Simon Taufel returns to umpire in Commonwealth Bank ODI series

13/03/12 Category: Blog, News Posted by:

It’s 2.15am here in Dubai as I sit in my room, watching the traffic speed along Sheikh Zayed Road and continue my preparation for an umpiring workshop and participation in the ICC WT20 Qualifying event. Jet lag is a wonderful thing, you shouldn’t fight it and just make the most of the advantages and quiet time it presents you with.

The last month has been a very busy one and here is a snap shot of what has been going on. From the last news update, we travelled back to Dubai for the 3rd and 4th ODIs between Pakistan and England. I was on field with Aleem for the 3rd match and TV umpire for the last match. It was good to stand with Aleem again as we had not worked together since the final of the World Cup in Mumbai. We had a good game with a few testing moments from Stuart Broad. Pakistan struggled in this match to score 222 off their 50 overs while England did it easy with the bat thanks to a gutsy 111 not out from Kevin Pietersen who seemed to truly silence his cricitcs – his first ODI century in 3 years but he finally dominated the Pakistan spinners. England had now secured the ODI series with this win.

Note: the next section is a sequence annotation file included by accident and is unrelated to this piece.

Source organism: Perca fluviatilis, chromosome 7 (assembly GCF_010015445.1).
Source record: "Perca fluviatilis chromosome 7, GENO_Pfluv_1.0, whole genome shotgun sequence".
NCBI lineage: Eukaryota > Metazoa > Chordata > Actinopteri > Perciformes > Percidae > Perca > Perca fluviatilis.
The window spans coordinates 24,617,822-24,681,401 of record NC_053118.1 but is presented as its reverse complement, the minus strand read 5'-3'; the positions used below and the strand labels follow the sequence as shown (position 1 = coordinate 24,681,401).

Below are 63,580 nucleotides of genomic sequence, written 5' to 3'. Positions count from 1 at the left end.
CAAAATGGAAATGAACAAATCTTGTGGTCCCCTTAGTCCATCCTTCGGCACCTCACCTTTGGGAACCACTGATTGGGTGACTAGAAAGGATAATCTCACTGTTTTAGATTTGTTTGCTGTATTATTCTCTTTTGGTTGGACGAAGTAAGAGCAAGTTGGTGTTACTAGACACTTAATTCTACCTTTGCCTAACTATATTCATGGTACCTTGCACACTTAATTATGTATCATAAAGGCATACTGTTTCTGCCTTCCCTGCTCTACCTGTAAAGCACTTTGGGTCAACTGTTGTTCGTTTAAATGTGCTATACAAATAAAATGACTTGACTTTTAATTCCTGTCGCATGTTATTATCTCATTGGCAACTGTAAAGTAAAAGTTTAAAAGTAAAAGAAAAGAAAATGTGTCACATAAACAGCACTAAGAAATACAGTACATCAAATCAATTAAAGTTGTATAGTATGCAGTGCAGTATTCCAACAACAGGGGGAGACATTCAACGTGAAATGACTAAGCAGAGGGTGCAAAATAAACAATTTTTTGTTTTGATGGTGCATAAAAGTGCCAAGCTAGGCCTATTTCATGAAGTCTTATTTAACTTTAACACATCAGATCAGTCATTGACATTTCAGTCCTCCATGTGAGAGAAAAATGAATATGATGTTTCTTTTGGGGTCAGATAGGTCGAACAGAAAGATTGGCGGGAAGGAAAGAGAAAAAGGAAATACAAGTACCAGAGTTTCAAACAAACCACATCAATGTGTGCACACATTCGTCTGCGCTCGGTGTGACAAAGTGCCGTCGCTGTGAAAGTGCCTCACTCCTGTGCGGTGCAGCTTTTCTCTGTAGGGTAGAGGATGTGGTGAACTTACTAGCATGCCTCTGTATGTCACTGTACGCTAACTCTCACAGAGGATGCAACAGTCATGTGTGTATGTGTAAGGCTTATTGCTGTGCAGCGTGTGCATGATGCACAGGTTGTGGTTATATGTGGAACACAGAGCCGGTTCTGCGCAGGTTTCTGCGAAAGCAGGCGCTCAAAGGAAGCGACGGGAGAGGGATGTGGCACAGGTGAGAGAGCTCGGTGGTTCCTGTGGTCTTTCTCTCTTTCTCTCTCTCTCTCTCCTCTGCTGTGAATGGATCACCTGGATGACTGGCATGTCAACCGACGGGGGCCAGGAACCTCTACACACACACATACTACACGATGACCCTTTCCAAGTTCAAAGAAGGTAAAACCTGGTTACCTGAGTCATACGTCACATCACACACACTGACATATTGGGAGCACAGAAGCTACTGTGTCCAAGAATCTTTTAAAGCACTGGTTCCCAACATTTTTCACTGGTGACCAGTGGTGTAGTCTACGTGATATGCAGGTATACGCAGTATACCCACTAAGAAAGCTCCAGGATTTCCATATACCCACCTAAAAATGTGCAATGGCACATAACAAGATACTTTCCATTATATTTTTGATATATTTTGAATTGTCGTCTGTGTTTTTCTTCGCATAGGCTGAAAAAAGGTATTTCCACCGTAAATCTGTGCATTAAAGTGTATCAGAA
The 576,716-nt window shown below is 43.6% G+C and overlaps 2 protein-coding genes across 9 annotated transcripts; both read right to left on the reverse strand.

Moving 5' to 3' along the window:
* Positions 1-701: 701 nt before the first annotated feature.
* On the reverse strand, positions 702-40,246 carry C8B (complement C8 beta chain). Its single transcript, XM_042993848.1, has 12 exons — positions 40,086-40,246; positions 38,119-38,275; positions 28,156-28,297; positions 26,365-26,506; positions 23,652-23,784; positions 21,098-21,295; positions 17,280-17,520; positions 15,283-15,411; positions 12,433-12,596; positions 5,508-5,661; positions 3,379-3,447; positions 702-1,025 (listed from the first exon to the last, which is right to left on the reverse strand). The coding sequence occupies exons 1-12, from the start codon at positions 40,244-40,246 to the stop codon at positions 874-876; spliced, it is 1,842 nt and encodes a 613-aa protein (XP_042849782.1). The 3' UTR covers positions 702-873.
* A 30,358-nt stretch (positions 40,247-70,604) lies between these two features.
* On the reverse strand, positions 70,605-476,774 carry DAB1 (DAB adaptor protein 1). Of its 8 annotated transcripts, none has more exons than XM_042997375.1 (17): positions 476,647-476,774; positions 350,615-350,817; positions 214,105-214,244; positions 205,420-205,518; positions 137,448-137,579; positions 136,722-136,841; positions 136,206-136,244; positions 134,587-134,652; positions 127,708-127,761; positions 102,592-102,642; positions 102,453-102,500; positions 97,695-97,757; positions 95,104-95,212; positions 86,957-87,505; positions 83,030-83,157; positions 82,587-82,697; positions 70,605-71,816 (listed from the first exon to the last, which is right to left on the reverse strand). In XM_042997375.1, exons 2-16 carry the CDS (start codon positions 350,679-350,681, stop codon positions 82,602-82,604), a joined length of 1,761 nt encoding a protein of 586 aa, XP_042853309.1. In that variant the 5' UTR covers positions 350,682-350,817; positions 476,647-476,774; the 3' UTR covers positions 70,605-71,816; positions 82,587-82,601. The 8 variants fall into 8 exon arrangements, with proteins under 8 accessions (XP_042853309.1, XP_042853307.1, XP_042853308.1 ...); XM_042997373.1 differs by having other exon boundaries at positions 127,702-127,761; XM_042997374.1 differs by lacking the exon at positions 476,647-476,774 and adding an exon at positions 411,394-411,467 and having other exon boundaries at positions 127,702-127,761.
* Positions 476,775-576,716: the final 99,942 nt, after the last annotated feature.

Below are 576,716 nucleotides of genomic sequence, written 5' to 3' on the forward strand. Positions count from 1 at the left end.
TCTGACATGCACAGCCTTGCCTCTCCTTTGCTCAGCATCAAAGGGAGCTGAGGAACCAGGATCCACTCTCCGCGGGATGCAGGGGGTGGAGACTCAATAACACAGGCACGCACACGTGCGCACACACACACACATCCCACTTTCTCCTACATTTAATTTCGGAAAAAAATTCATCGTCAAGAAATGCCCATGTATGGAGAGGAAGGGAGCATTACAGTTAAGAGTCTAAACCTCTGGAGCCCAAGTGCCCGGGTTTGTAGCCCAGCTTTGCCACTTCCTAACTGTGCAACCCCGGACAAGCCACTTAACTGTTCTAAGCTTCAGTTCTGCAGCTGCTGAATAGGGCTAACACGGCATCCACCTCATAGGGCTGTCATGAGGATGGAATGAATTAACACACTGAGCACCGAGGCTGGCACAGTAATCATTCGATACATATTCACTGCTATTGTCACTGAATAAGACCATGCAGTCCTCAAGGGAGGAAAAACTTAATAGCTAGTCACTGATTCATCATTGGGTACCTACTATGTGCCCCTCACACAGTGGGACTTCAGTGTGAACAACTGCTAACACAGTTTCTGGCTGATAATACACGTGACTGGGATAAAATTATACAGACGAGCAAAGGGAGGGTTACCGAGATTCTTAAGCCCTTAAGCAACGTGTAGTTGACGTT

I then had a couple of days off and caught up with an old mate from Sydney who is an excellent eye surgeon. Brian Harrisberg used to perform my eye examinations as part of my Cricket Australia fitness test many years ago. He was in Abu Dhabi on a “conference” and contacted me and suggested we catch up with a game of golf. Brian organized the tee time at Yass Links, while I just had to organize a car and driver from Dubai. Brian plays off 3 and I’m off 17. He did me on the first few holes but I came back as strong as the wind we were fighting around the course. Magnificent course and views with some interesting golf in between – made harder by the fact that I lost my sand wedge in the first few holes and played a lot of chips and bunker shots with a pitching wedge!